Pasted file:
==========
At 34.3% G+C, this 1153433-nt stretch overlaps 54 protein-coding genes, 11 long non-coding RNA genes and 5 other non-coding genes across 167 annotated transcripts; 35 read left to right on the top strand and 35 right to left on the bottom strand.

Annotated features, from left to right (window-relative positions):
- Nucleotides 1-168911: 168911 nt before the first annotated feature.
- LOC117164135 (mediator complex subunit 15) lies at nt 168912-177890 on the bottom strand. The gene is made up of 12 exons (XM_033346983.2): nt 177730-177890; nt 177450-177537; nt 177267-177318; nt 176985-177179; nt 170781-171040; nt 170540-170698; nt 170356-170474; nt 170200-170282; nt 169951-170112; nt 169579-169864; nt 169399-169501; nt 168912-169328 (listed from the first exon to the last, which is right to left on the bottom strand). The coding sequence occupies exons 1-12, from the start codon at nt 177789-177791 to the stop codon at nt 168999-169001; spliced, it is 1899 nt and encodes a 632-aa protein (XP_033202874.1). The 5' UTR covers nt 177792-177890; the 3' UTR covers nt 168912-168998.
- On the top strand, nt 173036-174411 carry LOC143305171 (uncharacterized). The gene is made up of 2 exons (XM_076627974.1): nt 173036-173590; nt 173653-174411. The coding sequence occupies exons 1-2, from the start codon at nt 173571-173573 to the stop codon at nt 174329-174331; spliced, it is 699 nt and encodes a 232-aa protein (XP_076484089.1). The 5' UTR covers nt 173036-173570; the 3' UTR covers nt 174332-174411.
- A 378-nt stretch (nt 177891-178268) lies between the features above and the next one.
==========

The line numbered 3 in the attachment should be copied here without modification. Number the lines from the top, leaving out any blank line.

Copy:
- Nucleotides 1-168911: 168911 nt before the first annotated feature.